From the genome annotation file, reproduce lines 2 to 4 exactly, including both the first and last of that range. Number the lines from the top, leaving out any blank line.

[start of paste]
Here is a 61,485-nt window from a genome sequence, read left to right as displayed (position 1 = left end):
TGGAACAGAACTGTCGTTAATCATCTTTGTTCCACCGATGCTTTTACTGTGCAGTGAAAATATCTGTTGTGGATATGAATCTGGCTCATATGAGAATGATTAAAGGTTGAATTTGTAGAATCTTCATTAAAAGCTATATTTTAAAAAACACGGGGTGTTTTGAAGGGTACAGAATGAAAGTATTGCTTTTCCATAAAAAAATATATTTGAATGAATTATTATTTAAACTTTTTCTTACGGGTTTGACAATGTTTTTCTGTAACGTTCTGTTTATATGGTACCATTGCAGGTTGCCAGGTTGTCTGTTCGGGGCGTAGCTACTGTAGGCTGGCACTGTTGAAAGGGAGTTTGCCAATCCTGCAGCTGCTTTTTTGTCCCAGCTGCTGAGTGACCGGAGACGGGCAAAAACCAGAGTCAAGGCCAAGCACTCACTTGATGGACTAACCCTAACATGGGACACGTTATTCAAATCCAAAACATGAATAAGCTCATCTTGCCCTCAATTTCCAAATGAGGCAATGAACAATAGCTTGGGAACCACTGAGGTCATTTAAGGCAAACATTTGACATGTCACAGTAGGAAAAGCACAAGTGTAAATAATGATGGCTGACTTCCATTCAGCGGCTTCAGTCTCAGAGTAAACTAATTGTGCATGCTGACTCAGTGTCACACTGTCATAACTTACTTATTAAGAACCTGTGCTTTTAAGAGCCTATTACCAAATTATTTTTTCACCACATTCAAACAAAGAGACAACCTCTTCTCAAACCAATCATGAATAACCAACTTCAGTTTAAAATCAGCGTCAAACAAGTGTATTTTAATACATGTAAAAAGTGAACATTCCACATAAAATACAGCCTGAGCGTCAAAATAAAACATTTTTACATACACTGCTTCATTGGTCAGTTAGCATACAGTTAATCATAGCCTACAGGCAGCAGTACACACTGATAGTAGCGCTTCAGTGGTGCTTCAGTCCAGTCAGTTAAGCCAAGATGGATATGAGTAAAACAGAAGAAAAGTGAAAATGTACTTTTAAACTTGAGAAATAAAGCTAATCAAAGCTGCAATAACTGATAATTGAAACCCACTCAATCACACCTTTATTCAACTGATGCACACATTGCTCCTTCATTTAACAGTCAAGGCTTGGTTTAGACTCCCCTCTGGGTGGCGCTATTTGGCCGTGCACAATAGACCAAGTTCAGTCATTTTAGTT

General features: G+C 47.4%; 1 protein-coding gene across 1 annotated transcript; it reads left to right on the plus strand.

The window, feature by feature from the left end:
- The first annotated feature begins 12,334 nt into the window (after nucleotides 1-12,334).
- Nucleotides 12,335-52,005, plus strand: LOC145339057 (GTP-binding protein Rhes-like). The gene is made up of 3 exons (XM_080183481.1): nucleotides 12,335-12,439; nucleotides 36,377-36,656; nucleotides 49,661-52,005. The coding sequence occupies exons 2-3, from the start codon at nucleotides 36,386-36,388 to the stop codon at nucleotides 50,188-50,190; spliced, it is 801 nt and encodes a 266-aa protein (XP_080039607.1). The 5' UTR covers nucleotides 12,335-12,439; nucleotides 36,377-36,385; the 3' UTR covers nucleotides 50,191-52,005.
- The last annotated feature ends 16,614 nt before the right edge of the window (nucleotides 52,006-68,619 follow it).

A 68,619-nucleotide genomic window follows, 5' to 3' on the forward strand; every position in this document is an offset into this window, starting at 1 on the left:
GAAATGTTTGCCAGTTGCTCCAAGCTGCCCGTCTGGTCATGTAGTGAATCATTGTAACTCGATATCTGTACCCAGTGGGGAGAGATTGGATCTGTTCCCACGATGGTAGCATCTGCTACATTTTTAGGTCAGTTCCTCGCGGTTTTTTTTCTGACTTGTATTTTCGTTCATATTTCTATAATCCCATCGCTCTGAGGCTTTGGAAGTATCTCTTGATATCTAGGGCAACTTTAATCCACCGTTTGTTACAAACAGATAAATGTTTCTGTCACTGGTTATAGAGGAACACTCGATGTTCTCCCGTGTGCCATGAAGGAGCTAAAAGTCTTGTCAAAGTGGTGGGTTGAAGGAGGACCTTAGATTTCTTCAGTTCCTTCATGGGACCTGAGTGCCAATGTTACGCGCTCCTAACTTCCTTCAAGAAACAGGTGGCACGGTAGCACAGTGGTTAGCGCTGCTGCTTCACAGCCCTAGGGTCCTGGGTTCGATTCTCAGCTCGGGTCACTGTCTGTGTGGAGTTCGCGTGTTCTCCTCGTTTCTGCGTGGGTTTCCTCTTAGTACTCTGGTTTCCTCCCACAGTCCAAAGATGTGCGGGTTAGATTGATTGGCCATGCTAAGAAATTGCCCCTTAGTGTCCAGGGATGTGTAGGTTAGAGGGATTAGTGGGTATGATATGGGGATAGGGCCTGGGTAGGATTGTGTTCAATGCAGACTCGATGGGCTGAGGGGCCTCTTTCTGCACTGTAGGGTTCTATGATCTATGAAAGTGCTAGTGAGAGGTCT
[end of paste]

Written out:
TGGAACAGAACTGTCGTTAATCATCTTTGTTCCACCGATGCTTTTACTGTGCAGTGAAAATATCTGTTGTGGATATGAATCTGGCTCATATGAGAATGATTAAAGGTTGAATTTGTAGAATCTTCATTAAAAGCTATATTTTAAAAAACACGGGGTGTTTTGAAGGGTACAGAATGAAAGTATTGCTTTTCCATAAAAAAATATATTTGAATGAATTATTATTTAAACTTTTTCTTACGGGTTTGACAATGTTTTTCTGTAACGTTCTGTTTATATGGTACCATTGCAGGTTGCCAGGTTGTCTGTTCGGGGCGTAGCTACTGTAGGCTGGCACTGTTGAAAGGGAGTTTGCCAATCCTGCAGCTGCTTTTTTGTCCCAGCTGCTGAGTGACCGGAGACGGGCAAAAACCAGAGTCAAGGCCAAGCACTCACTTGATGGACTAACCCTAACATGGGACACGTTATTCAAATCCAAAACATGAATAAGCTCATCTTGCCCTCAATTTCCAAATGAGGCAATGAACAATAGCTTGGGAACCACTGAGGTCATTTAAGGCAAACATTTGACATGTCACAGTAGGAAAAGCACAAGTGTAAATAATGATGGCTGACTTCCATTCAGCGGCTTCAGTCTCAGAGTAAACTAATTGTGCATGCTGACTCAGTGTCACACTGTCATAACTTACTTATTAAGAACCTGTGCTTTTAAGAGCCTATTACCAAATTATTTTTTCACCACATTCAAACAAAGAGACAACCTCTTCTCAAACCAATCATGAATAACCAACTTCAGTTTAAAATCAGCGTCAAACAAGTGTATTTTAATACATGTAAAAAGTGAACATTCCACATAAAATACAGCCTGAGCGTCAAAATAAAACATTTTTACATACACTGCTTCATTGGTCAGTTAGCATACAGTTAATCATAGCCTACAGGCAGCAGTACACACTGATAGTAGCGCTTCAGTGGTGCTTCAGTCCAGTCAGTTAAGCCAAGATGGATATGAGTAAAACAGAAGAAAAGTGAAAATGTACTTTTAAACTTGAGAAATAAAGCTAATCAAAGCTGCAATAACTGATAATTGAAACCCACTCAATCACACCTTTATTCAACTGATGCACACATTGCTCCTTCATTTAACAGTCAAGGCTTGGTTTAGACTCCCCTCTGGGTGGCGCTATTTGGCCGTGCACAATAGACCAAGTTCAGTCATTTTAGTT

General features: G+C 47.4%; 1 protein-coding gene across 1 annotated transcript; it reads left to right on the plus strand.

The window, feature by feature from the left end: